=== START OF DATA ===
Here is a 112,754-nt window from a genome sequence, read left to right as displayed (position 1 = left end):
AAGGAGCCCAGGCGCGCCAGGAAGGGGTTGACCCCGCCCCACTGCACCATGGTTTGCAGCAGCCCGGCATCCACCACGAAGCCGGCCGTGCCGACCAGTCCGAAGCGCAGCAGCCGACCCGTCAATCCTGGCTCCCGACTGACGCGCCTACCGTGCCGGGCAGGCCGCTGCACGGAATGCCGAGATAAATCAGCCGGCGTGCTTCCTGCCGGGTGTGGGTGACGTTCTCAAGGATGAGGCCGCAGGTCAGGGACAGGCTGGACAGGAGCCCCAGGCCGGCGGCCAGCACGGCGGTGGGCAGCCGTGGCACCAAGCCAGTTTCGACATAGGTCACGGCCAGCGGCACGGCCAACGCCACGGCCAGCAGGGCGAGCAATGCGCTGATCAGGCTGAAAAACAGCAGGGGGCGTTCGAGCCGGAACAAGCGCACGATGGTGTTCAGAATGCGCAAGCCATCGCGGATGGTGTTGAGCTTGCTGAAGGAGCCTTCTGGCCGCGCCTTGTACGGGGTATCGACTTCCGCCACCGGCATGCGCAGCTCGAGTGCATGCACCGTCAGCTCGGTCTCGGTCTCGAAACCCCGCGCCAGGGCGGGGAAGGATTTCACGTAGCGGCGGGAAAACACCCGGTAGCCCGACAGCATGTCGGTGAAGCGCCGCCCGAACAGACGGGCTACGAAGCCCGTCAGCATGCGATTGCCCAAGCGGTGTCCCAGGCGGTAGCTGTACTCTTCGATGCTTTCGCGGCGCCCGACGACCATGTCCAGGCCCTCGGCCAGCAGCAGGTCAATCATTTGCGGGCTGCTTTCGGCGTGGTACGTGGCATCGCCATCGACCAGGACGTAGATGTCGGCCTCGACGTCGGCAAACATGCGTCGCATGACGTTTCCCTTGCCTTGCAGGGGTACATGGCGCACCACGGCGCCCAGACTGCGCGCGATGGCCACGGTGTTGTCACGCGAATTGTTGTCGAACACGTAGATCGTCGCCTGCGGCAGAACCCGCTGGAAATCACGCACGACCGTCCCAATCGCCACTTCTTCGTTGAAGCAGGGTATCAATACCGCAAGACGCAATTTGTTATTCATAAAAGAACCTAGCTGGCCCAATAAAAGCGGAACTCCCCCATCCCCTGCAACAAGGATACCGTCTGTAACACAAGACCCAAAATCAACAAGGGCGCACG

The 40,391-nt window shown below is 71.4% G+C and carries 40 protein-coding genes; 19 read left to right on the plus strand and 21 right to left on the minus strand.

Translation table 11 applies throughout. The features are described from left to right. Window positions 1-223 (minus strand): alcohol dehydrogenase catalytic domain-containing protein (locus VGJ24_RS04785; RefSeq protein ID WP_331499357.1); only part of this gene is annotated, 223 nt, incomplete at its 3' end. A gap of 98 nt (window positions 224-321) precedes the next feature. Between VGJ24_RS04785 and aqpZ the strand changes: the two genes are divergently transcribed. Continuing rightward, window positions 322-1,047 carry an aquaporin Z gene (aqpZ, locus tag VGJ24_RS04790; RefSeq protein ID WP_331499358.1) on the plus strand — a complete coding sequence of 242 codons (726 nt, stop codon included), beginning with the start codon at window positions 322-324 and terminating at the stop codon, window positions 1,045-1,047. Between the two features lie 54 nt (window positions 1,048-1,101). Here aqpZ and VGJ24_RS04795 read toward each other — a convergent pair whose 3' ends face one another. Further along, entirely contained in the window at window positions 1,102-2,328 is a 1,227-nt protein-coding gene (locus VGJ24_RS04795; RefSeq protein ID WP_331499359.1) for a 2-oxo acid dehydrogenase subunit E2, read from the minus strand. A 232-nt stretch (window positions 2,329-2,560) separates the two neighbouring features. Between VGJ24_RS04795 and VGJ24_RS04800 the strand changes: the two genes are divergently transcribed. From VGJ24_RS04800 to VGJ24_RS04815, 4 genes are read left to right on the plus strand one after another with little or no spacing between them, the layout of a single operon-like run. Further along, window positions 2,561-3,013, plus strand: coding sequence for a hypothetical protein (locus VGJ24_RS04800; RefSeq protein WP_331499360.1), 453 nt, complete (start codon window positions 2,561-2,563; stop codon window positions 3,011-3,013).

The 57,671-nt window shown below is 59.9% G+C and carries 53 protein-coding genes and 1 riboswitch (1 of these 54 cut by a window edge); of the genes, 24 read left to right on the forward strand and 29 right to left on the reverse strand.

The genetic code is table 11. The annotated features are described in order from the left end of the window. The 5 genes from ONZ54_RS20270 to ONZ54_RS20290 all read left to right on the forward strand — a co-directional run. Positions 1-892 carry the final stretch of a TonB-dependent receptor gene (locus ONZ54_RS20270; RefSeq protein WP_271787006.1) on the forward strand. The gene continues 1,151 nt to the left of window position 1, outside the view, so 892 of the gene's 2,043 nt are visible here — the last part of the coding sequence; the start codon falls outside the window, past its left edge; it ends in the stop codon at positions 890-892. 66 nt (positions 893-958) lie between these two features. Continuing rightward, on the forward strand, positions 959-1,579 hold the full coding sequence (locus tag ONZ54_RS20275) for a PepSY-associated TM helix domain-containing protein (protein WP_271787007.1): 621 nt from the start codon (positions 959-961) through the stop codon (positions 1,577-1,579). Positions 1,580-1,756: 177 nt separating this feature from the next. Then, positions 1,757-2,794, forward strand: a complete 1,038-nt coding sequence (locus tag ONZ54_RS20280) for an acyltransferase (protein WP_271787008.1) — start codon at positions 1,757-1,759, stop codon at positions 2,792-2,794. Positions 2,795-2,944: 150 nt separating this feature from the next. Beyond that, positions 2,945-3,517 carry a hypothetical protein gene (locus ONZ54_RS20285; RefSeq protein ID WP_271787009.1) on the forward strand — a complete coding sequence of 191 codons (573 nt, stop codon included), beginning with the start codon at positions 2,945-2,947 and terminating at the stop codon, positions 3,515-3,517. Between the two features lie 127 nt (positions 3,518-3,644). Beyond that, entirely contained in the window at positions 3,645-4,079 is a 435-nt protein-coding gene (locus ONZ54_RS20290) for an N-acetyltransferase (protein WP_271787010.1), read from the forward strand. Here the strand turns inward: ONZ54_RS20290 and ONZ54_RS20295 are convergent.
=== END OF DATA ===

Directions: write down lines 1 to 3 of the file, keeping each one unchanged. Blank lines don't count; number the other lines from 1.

Here is a 112,754-nt window from a genome sequence, read left to right as displayed (position 1 = left end):
AAGGAGCCCAGGCGCGCCAGGAAGGGGTTGACCCCGCCCCACTGCACCATGGTTTGCAGCAGCCCGGCATCCACCACGAAGCCGGCCGTGCCGACCAGTCCGAAGCGCAGCAGCCGACCCGTCAATCCTGGCTCCCGACTGACGCGCCTACCGTGCCGGGCAGGCCGCTGCACGGAATGCCGAGATAAATCAGCCGGCGTGCTTCCTGCCGGGTGTGGGTGACGTTCTCAAGGATGAGGCCGCAGGTCAGGGACAGGCTGGACAGGAGCCCCAGGCCGGCGGCCAGCACGGCGGTGGGCAGCCGTGGCACCAAGCCAGTTTCGACATAGGTCACGGCCAGCGGCACGGCCAACGCCACGGCCAGCAGGGCGAGCAATGCGCTGATCAGGCTGAAAAACAGCAGGGGGCGTTCGAGCCGGAACAAGCGCACGATGGTGTTCAGAATGCGCAAGCCATCGCGGATGGTGTTGAGCTTGCTGAAGGAGCCTTCTGGCCGCGCCTTGTACGGGGTATCGACTTCCGCCACCGGCATGCGCAGCTCGAGTGCATGCACCGTCAGCTCGGTCTCGGTCTCGAAACCCCGCGCCAGGGCGGGGAAGGATTTCACGTAGCGGCGGGAAAACACCCGGTAGCCCGACAGCATGTCGGTGAAGCGCCGCCCGAACAGACGGGCTACGAAGCCCGTCAGCATGCGATTGCCCAAGCGGTGTCCCAGGCGGTAGCTGTACTCTTCGATGCTTTCGCGGCGCCCGACGACCATGTCCAGGCCCTCGGCCAGCAGCAGGTCAATCATTTGCGGGCTGCTTTCGGCGTGGTACGTGGCATCGCCATCGACCAGGACGTAGATGTCGGCCTCGACGTCGGCAAACATGCGTCGCATGACGTTTCCCTTGCCTTGCAGGGGTACATGGCGCACCACGGCGCCCAGACTGCGCGCGATGGCCACGGTGTTGTCACGCGAATTGTTGTCGAACACGTAGATCGTCGCCTGCGGCAGAACCCGCTGGAAATCACGCACGACCGTCCCAATCGCCACTTCTTCGTTGAAGCAGGGTATCAATACCGCAAGACGCAATTTGTTATTCATAAAAGAACCTAGCTGGCCCAATAAAAGCGGAACTCCCCCATCCCCTGCAACAAGGATACCGTCTGTAACACAAGACCCAAAATCAACAAGGGCGCACG

The 40,391-nt window shown below is 71.4% G+C and carries 40 protein-coding genes; 19 read left to right on the plus strand and 21 right to left on the minus strand.